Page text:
Jessica O’Neill: behind the PhD

19 Nov

Everyone has a story. Would-be professor of dark hearts and self-styled Ripperologist Jessica O’Neill mixes her PhD research with community engagement. As a result she is a fabulous person to lead spooky guided walks around London. And then there’s the side of her that loves museums and finding out about people in Islington… Interview by Nicola Baird.

Jessica w_ wine glass

Jessica O’Neill – who hopes to become a Doctor of Dark Heritage – tries out wine tasting in Islington.

Jessica O’Neill seems a bit uncomfortable telling me what her PhD focuses on. Even chatting to students at University College London (UCL) she finds it easier to claim she studies pottery, because she’s been assigned to their archaeology department. In fact she’s doing a PhD in the dark side of history – memorials to murdered prostitutes. By 2017 she’ll have that PhD and officially be a Doctor of Dark Heritage.

Although Canadian born Jessica now lives in Hackney she knows Islington well – when she moved to London from Vancouver her first place was in Archway. We’ve just finished a meeting where she’s been expertly helping me, and the King’s Head Theatre, organise the Islington Faces Live show so at last I can ask her why she was interested in working with a blogger focusing just on Islington. “Community dynamics are at play all over the world! As an outsider it’s interesting to get to see a new community and to find out about the hidden underside of an area. It would usually take a decade to discover the characters you profile on Islington Faces, helping organise the show is a quicker way!” explains Jessica.

If you missed the show, here’s the 4min film.

Jessica’s twin knowledge of community engagement and organisation, plus her internship at the King’s Head Theatre smoothed out a lot of pre-planning questions for the Islington Faces Live event. “Put the best on first,” was her top tip, “and see if you can get people to do tricks…” This latter suggestion was quite tough as it didn’t just mean finding musical performers, but people who could make the audience feel as if they could join in too. For a while I’d been hoping to have a chef showing off bread rising, but sense took hold. In the end one of the people tricks that proved popular was Pete May talking about the treasure (aka broken household stuff) he finds in the holes workmen dig in the road when relaying gas pipes or adding cable.

Neon lights close to Islington Green.

Jessica O’Neill collects neon signs – so enjoys the neon lights close to Islington Green.

Places Jessica O’Neill likes in Islington

I met Matt, a born and raised Londoner, on a blind date at the Lamb Pub at 54 Holloway Road, N7. If we are anywhere nearby we go in. I really like their big Boxer dog.

I like to see horror movies at the Union Chapel shown with a live orchestra using the organ. It makes Halloween so interesting – it’s so spooky and bone chilling. I like the way they’ve chosen to step away from the traditional church program.

I love Exmouth market.

I like to look for the old ghost boroughs that Islington swallowed up – you’ll be walking through an area of Islington and then see on the road signs you are in Finsbury and Holborn.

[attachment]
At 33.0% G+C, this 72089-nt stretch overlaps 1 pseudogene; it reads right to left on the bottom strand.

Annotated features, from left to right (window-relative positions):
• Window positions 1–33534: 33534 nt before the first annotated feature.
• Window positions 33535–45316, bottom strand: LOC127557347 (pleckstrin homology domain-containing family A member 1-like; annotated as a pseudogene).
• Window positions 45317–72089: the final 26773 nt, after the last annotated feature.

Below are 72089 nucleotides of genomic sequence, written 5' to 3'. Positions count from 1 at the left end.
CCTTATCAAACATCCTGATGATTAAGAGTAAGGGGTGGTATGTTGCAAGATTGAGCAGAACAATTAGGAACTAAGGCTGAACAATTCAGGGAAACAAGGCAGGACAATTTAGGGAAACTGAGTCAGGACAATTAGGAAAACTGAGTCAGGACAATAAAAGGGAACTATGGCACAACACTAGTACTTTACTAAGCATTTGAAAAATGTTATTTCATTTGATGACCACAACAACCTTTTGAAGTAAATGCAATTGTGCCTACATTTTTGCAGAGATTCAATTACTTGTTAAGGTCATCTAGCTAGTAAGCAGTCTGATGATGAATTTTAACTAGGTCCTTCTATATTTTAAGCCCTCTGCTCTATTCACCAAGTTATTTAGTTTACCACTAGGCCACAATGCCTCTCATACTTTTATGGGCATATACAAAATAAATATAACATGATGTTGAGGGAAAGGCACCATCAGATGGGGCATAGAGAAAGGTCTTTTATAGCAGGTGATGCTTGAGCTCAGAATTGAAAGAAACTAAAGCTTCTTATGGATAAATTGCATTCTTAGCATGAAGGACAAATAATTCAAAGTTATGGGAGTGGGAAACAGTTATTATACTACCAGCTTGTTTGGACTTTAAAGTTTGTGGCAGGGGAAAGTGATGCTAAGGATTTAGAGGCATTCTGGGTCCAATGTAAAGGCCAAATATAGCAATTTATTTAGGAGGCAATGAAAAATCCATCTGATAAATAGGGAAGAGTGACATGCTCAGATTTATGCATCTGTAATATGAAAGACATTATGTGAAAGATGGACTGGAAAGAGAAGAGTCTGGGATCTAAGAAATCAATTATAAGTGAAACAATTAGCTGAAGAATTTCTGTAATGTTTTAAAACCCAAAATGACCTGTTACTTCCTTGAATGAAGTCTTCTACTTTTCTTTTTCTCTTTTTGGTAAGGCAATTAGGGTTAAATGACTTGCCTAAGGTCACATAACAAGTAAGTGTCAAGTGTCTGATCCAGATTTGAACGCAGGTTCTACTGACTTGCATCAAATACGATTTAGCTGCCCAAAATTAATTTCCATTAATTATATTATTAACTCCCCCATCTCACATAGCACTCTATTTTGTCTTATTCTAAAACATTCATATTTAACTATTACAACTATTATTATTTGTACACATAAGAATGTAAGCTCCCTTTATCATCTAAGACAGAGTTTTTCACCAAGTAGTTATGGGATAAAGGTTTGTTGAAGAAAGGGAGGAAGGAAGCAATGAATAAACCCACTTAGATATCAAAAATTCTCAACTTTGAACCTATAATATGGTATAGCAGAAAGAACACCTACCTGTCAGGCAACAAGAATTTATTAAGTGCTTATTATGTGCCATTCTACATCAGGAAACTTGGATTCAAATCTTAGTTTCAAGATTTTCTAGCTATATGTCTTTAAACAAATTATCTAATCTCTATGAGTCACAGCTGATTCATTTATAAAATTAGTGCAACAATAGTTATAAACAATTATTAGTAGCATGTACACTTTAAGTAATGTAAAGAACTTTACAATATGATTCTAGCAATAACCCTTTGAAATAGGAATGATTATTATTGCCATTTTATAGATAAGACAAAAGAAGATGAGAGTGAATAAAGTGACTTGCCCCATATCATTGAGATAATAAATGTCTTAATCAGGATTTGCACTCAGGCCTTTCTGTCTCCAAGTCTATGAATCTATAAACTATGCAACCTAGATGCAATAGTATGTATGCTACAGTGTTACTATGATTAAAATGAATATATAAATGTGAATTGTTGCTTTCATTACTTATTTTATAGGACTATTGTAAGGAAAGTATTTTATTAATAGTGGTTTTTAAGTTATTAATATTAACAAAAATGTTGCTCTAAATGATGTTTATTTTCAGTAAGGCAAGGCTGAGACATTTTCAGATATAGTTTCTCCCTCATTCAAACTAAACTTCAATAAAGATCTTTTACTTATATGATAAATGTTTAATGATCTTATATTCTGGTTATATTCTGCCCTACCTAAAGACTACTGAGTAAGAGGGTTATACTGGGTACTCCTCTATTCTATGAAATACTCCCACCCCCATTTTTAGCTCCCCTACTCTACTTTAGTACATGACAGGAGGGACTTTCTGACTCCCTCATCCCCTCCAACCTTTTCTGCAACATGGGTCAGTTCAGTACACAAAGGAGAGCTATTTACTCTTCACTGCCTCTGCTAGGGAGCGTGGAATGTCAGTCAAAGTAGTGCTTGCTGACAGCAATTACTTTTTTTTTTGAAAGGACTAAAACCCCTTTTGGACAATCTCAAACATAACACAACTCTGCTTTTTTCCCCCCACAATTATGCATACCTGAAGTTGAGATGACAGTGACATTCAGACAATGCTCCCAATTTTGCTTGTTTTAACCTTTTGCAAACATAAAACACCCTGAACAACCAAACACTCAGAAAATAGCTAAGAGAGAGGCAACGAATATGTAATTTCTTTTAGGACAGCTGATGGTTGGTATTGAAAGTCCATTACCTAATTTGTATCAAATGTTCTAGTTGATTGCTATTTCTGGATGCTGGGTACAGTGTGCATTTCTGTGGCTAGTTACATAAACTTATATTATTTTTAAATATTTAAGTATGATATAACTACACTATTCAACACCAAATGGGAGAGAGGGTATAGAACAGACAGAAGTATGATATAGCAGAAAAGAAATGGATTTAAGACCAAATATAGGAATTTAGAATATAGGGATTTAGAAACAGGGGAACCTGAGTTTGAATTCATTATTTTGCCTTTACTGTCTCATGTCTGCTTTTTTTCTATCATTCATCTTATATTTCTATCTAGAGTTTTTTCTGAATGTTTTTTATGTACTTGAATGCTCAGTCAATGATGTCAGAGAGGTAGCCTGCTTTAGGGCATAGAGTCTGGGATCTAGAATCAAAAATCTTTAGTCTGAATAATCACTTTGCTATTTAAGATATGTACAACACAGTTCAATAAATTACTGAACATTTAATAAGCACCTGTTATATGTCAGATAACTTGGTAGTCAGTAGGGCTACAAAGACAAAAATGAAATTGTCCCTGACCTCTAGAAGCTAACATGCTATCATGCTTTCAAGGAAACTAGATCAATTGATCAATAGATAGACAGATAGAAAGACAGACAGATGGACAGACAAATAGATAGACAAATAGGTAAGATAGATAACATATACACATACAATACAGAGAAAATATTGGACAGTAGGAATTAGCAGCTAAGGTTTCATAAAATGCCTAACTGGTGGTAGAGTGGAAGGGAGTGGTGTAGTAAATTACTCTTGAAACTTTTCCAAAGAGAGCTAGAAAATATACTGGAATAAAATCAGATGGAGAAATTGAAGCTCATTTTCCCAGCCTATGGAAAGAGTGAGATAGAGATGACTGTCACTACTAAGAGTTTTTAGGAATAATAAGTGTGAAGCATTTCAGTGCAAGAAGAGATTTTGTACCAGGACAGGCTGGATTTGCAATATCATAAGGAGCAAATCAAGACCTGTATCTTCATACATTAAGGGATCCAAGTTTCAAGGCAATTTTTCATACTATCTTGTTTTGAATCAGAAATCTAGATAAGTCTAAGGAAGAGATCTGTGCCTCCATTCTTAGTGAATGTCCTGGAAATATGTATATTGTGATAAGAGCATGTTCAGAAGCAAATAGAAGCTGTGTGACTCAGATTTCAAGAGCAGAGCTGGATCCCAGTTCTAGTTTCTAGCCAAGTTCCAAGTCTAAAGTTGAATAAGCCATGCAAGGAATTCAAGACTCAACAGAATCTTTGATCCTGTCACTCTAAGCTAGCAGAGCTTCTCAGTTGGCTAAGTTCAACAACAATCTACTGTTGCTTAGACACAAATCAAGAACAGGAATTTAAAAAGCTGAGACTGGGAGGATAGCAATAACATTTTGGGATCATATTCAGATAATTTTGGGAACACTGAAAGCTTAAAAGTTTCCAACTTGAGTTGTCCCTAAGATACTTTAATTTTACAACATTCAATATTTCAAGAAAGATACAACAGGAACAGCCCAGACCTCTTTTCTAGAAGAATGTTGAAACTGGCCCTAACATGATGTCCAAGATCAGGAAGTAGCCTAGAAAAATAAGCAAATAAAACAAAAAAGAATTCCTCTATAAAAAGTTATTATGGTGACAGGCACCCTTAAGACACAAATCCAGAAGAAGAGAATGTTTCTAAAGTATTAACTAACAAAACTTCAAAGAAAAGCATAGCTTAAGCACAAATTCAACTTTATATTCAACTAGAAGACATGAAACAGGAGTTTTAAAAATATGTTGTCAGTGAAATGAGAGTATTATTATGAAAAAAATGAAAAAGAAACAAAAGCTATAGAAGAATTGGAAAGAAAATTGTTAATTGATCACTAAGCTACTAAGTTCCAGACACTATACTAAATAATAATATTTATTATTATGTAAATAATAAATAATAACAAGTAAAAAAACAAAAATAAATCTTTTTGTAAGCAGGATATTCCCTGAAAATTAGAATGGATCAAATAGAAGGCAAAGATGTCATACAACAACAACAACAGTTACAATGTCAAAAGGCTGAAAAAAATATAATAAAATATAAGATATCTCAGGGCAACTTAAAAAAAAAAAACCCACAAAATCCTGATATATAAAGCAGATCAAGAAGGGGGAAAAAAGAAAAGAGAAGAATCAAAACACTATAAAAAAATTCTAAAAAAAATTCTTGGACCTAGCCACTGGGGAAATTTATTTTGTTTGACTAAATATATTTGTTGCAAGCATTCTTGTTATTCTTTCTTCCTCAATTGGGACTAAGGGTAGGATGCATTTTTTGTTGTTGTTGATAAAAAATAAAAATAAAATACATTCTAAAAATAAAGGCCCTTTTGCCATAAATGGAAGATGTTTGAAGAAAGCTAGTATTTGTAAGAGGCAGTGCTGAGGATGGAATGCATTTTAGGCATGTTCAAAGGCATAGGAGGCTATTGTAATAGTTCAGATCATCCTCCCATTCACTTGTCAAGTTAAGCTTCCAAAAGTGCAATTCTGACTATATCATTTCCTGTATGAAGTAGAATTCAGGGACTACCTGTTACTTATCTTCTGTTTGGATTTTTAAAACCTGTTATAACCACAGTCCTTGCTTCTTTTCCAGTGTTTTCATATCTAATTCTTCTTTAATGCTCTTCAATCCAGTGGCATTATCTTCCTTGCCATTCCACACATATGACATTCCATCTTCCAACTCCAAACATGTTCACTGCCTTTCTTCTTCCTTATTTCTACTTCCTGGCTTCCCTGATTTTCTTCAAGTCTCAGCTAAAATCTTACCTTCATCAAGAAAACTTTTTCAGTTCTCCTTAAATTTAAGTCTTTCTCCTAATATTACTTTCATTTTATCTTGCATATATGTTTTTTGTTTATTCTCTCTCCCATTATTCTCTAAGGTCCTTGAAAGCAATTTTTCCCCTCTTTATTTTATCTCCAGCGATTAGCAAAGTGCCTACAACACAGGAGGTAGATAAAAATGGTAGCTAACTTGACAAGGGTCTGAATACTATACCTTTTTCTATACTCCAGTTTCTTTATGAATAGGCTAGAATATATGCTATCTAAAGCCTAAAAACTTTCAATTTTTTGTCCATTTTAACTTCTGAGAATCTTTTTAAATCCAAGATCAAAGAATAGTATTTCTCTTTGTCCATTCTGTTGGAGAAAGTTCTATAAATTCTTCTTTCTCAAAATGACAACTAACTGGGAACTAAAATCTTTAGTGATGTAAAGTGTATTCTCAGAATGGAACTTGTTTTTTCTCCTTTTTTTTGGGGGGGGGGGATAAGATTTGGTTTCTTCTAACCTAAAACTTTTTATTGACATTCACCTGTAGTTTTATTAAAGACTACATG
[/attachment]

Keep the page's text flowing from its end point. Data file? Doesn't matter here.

All about Islington
Although Jessica is a fan of Islington, she doesn’t remember her first few months in London fondly. “I was seeing a boy and we broke up at a pub quiz that was part of the Archway with Words festival (held in October). Thinking back that was the best thing in my life because I then met the love of my life a month later – in another Islington pub.”

Jessica is full of energy – she’s often leading walks with Free Tours by Foot. She also volunteers for the Geffrye Museum, St Bartholomew’s Hospital Museum and she’s joined a UCL committee to help bring people into museums. In her spare time she’s obsessive about food, collecting neon signs and is an amateur taxidermist.

As for her studies: “I focus on what we don’t like to talk about – victims of Jack the Ripper, the Ipswich Ripper, the Yorkshire Ripper, and in Canada the Green River killer.”

“It says a lot about a culture knowing which people can be targeted. It’s easier to get away with a crime if you target prostitutes. In Vancouver Robert Picton killed 49 women over 20 years. There’s a reason why he didn’t target women in the suburbs – there’d have been an immediate man hunt. Now Vancouver is having a hard time trying to commemorate those women because the police never took seriously the loss of transients, prostitutes and drug addicts. And now it’s been left for so many years it is really hard to make a memorial that doesn’t feel insulting.”

It’s a good point. London is filled with memorials. As Jessica says “they are everywhere”. Even on Upper Street she reckons “you can probably see one wherever you are”. But once her PhD is finished it looks as if society’s most unlucky women will be better remembered.

Over to you

If you’d like to nominate someone to be interviewed who grew up, lives or works in Islington, or suggest yourself, please let me know, via at Thank you.

If you liked this interview please SHARE on twitter or Facebook. Even better follow (see menu top right), @nicolabairduk

This blog is inspired by Spitalfields Life written by the Gentle Author.

If you enjoyed this post you might like to look at the A-Z  index, or search by interviewee’s roles or jobs to find friends, neighbours and inspiration. Thanks for stopping by. Nicola


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